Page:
Intraregional Trade Costs in Asia: A Primer (TIID Working Paper Series 1/10)

Working paper20 Jan 2011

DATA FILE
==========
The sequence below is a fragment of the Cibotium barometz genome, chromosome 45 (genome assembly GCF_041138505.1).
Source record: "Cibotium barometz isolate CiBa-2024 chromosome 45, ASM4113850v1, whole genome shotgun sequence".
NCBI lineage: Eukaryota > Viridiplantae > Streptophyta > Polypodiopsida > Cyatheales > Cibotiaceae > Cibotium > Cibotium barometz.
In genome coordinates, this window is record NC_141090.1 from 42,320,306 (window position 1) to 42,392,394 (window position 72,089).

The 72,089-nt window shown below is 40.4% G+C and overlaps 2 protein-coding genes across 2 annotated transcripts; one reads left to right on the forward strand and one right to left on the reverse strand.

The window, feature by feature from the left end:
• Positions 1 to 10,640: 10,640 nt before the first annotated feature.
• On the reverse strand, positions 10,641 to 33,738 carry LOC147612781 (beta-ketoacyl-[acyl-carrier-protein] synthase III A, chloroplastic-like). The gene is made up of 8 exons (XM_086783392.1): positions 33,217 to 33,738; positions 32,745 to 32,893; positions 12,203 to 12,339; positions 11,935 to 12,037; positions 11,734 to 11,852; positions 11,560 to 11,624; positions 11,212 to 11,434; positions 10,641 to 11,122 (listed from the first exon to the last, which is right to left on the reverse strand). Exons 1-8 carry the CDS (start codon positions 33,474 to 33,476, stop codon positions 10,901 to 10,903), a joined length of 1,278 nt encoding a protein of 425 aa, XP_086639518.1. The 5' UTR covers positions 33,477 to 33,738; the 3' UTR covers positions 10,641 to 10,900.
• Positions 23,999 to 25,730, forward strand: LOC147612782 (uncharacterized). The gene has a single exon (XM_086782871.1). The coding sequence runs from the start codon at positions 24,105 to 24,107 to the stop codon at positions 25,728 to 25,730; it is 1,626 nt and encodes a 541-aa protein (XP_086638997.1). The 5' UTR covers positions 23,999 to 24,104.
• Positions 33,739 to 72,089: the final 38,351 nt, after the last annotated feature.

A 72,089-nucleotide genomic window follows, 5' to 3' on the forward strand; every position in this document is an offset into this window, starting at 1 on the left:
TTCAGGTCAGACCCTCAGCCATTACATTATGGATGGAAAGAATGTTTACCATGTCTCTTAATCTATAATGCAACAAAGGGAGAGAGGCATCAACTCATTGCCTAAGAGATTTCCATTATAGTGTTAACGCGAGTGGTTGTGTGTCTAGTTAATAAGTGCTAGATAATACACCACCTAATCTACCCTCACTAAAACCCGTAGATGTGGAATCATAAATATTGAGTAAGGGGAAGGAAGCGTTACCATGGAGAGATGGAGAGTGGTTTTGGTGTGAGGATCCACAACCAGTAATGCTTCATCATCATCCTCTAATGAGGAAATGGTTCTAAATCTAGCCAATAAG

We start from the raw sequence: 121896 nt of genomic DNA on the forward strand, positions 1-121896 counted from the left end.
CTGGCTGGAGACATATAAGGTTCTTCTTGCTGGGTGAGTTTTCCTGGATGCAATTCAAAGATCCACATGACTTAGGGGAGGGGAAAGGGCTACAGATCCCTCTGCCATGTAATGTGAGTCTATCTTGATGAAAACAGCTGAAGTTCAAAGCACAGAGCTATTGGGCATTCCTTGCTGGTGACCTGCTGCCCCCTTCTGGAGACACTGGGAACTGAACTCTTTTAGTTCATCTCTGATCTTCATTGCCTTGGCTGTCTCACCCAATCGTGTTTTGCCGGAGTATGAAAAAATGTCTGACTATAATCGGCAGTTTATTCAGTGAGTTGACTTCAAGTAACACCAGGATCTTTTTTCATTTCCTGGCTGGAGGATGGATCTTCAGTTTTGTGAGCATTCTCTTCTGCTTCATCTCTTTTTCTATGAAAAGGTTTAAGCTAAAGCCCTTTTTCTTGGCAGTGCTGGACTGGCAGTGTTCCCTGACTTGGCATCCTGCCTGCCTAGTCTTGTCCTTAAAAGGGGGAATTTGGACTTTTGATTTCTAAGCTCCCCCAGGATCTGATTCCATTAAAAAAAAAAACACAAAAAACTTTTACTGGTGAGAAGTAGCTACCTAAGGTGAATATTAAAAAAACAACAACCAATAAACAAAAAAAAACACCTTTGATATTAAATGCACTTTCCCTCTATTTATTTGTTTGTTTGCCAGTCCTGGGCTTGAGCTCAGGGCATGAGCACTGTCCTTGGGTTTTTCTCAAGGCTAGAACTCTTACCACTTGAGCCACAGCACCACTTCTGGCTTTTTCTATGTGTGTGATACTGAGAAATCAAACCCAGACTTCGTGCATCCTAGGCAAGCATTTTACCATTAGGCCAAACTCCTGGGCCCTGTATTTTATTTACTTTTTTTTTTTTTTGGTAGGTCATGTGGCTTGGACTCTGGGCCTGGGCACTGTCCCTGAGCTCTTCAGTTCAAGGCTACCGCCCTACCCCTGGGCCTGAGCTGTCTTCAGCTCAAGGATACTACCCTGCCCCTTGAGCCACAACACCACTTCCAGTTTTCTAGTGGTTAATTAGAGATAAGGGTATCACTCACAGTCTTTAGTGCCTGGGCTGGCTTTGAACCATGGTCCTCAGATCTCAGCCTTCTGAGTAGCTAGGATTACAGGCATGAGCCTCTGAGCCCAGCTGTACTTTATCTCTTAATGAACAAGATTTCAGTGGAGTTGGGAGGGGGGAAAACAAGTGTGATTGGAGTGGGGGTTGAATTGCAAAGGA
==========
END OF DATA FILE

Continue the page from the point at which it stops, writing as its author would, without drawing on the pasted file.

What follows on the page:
While much has been said about the need to promote intraregional trade and the importance of reducing associated trade costs, quantitative estimates of such costs have been lacking. A new comprehensive measure of international trade costs is applied in this paper to calculate ad valorem trade costs within and between 4 Asian subregions, including ASEAN and SAARC. Extra-regional trade costs of the 4 subregions with free trade areas outside Asia, such as NAFTA and the EU, as well as their trade costs with China, India and Japan are also calculated. The analysis concludes with an evaluation of the importance of tariff in overall trade costs. Sharp differences across Asian subregions are identified. ASEAN is found to have much lower intra-subregional trade costs than other Asian subregions, as well as mostly lower trade costs with free trade areas outside Asia. While SAARC intra-subregional trade costs remain exceedingly high, South Asia is found to have made the most progress in reducing such costs since 2003. North and Central Asia, which groups together Russia and landlocked economies in transition, still faces prohibitive trade costs - sometimes exceeding 300% tariff equivalent. Within the East and North-East Asia subregion, a subset of three countries - Japan, China and Republic of Korea – is found to have the lowest intra-group trade costs of any country groups examined in this paper, although the three countries have not signed free trade agreements with each other. Estimates of trade costs between Asian subregions and China, India and Japan, highlight how effective China has been in reducing its trade costs with ASEAN as well as other Asian and non-Asian subregions, achieving generally lower international trade costs than Japan as of 2007. Tariff costs account for a small portion of the overall international trade costs of Asian subregions – typically 10% or less – confirming the need for trade policy makers and negotiators to sharpen their focus on reducing non-tariff barriers.